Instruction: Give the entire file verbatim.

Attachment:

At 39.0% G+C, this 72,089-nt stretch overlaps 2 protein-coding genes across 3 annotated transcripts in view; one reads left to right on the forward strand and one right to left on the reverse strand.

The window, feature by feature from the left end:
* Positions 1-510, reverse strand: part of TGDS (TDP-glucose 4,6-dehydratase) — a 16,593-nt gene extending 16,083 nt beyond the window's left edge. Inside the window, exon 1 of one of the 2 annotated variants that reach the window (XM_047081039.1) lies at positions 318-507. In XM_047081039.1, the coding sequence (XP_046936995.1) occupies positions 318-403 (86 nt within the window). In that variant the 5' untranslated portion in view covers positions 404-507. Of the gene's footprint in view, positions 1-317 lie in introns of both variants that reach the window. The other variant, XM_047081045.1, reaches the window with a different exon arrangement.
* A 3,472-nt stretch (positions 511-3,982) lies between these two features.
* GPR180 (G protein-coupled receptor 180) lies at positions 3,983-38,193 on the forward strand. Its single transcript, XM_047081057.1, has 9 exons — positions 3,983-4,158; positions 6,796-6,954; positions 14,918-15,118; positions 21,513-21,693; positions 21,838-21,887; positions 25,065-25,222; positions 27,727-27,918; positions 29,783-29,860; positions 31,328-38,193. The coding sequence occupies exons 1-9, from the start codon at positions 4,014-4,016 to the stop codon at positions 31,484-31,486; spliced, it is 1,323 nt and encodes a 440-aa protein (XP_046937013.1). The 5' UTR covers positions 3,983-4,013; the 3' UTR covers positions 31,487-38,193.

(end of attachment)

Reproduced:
At 39.0% G+C, this 72,089-nt stretch overlaps 2 protein-coding genes across 3 annotated transcripts in view; one reads left to right on the forward strand and one right to left on the reverse strand.

The window, feature by feature from the left end:
* Positions 1-510, reverse strand: part of TGDS (TDP-glucose 4,6-dehydratase) — a 16,593-nt gene extending 16,083 nt beyond the window's left edge. Inside the window, exon 1 of one of the 2 annotated variants that reach the window (XM_047081039.1) lies at positions 318-507. In XM_047081039.1, the coding sequence (XP_046936995.1) occupies positions 318-403 (86 nt within the window). In that variant the 5' untranslated portion in view covers positions 404-507. Of the gene's footprint in view, positions 1-317 lie in introns of both variants that reach the window. The other variant, XM_047081045.1, reaches the window with a different exon arrangement.
* A 3,472-nt stretch (positions 511-3,982) lies between these two features.
* GPR180 (G protein-coupled receptor 180) lies at positions 3,983-38,193 on the forward strand. Its single transcript, XM_047081057.1, has 9 exons — positions 3,983-4,158; positions 6,796-6,954; positions 14,918-15,118; positions 21,513-21,693; positions 21,838-21,887; positions 25,065-25,222; positions 27,727-27,918; positions 29,783-29,860; positions 31,328-38,193. The coding sequence occupies exons 1-9, from the start codon at positions 4,014-4,016 to the stop codon at positions 31,484-31,486; spliced, it is 1,323 nt and encodes a 440-aa protein (XP_046937013.1). The 5' UTR covers positions 3,983-4,013; the 3' UTR covers positions 31,487-38,193.